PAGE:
Recent studies have proved, from several documented cases that vaping helped resolved chronic respiratory bacterial infections
In 2017, Peter Hajek and Joanna Miler published a paper, “chronic tonsillitis resolution in an individual with no smoking history who became a vaper. A case study and new hypothesis” where an individual without any history of smoking who suffered chronic tonsillitis experienced significant improvements after some periods of vaping.
According to the researchers; “we have recently reported and documented a correlation between chronic throat infection resolution and vaping in an individual with no smoking history. There are two humectants utilized by E-cigarette liquids; vegetable glycerol and propylene glycol (PG). The observed vaping effect could be as a result of virucidal and bactericidal properties exerted by the PG.
Vaping resolved two different chronic infections types
A doctor with similar results has been in contact with the researchers following this publication. They have this to say; “Consequent to this report, a medical doctor with no history of smoking has reported cases of chronic nasal infection resolution due to the use of e-liquid with vegetable glycol as the only content.”
Another paper with title: “Chronic nasal Staphylococcus aureus infection resolution in a non-smoker who adopted the use of glycerine-based e-cigarettes: Could this be Vaping Antibacterial effects?” also reported a case of complete nasal Staphylococcus aureus infection resolution in an individual with no smoking history after some weeks of using his wife’s e-cigarette which contained vegetable glycerine with low nicotine levels (3 mg/ml).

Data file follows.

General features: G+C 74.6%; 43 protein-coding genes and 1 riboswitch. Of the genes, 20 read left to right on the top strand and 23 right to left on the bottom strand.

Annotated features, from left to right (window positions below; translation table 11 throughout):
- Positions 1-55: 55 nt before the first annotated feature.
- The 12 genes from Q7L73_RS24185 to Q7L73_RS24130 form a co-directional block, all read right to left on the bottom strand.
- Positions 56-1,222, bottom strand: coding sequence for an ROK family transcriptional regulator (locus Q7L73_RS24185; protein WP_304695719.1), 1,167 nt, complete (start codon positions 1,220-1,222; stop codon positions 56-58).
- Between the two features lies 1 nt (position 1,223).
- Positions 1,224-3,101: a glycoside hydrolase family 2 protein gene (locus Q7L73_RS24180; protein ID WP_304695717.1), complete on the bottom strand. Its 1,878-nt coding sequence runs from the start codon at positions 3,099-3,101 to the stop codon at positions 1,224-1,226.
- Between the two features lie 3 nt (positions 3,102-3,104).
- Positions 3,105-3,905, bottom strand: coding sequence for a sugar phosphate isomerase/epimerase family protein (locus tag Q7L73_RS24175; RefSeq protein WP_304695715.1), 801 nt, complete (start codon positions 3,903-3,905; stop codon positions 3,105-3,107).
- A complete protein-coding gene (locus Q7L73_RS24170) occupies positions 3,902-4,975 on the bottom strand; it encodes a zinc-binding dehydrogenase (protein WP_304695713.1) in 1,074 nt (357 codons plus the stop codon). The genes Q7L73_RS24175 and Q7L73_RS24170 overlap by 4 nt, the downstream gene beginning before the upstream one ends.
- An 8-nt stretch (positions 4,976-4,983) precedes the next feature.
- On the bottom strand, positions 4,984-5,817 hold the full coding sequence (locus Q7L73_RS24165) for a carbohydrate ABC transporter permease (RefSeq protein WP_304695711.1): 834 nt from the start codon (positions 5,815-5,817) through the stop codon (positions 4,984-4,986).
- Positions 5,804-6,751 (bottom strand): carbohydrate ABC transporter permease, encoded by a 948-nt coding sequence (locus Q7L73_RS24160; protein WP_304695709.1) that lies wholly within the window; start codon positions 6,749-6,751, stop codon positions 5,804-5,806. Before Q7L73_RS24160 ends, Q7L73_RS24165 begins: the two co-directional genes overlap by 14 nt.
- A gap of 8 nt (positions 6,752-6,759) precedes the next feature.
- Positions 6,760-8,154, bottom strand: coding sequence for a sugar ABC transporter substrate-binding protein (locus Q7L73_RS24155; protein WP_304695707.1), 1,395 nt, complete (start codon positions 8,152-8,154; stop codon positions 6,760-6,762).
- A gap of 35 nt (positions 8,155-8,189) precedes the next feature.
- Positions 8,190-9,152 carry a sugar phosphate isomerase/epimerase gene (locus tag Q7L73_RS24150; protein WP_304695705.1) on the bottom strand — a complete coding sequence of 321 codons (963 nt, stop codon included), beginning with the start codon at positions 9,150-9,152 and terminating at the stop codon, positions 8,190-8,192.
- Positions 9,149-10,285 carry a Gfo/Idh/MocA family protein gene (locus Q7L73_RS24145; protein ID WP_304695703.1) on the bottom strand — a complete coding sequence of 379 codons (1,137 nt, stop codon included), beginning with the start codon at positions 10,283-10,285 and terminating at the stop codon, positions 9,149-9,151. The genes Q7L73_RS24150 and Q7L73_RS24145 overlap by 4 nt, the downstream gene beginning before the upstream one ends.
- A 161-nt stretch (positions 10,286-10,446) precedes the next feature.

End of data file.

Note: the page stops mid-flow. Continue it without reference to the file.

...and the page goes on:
Some compounds in e-liquids may have antimicrobial properties
According to the duo, Hajek, and Miler, this infection resolution could be as a result of the properties of the compounds found in the vaping product, though there are still possibilities of mere coincidence.
In a statement; “there is no way that such improvements would be attributed to bacterial effect of PG or smoking cessation. There could be a trace to the antimicrobial effects of nicotine and/or nicotine complex or the bacteriostatic effects of glycerol”
The researchers concluded by saying that “using nicotine levels and humectants to assess the effects of e-cigarettes in patients with chronic respiratory infections could provide more clarity to this problem and provide a clue to treatment options”.